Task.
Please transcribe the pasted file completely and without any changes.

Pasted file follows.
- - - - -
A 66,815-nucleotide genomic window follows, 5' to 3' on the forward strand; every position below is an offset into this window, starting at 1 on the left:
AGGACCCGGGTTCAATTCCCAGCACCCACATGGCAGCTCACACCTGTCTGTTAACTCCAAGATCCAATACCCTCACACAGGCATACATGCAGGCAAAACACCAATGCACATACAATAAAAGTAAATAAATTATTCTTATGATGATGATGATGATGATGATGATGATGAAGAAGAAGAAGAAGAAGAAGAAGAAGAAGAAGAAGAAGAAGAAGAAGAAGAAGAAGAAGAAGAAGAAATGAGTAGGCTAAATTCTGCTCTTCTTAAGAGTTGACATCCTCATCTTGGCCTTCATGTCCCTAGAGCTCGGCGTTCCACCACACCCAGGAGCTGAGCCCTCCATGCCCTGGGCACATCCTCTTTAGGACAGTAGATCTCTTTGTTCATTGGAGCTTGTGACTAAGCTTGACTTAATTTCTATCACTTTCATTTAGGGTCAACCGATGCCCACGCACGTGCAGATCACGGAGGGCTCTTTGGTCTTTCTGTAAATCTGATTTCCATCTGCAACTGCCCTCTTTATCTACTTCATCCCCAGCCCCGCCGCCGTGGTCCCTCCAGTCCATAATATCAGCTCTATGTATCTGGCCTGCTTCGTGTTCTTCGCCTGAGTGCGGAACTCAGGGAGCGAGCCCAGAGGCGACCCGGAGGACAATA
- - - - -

A 66,815-nucleotide genomic window follows, 5' to 3' on the forward strand; every position below is an offset into this window, starting at 1 on the left:
AGGACCCGGGTTCAATTCCCAGCACCCACATGGCAGCTCACACCTGTCTGTTAACTCCAAGATCCAATACCCTCACACAGGCATACATGCAGGCAAAACACCAATGCACATACAATAAAAGTAAATAAATTATTCTTATGATGATGATGATGATGATGATGATGATGAAGAAGAAGAAGAAGAAGAAGAAGAAGAAGAAGAAGAAGAAGAAGAAGAAGAAGAAGAAGAAGAAGAAATGAGTAGGCTAAATTCTGCTCTTCTTAAGAGTTGACATCCTCATCTTGGCCTTCATGTCCCTAGAGCTCGGCGTTCCACCACACCCAGGAGCTGAGCCCTCCATGCCCTGGGCACATCCTCTTTAGGACAGTAGATCTCTTTGTTCATTGGAGCTTGTGACTAAGCTTGACTTAATTTCTATCACTTTCATTTAGGGTCAACCGATGCCCACGCACGTGCAGATCACGGAGGGCTCTTTGGTCTTTCTGTAAATCTGATTTCCATCTGCAACTGCCCTCTTTATCTACTTCATCCCCAGCCCCGCCGCCGTGGTCCCTCCAGTCCATAATATCAGCTCTATGTATCTGGCCTGCTTCGTGTTCTTCGCCTGAGTGCGGAACTCAGGGAGCGAGCCCAGAGGCGACCCGGAGGACAATA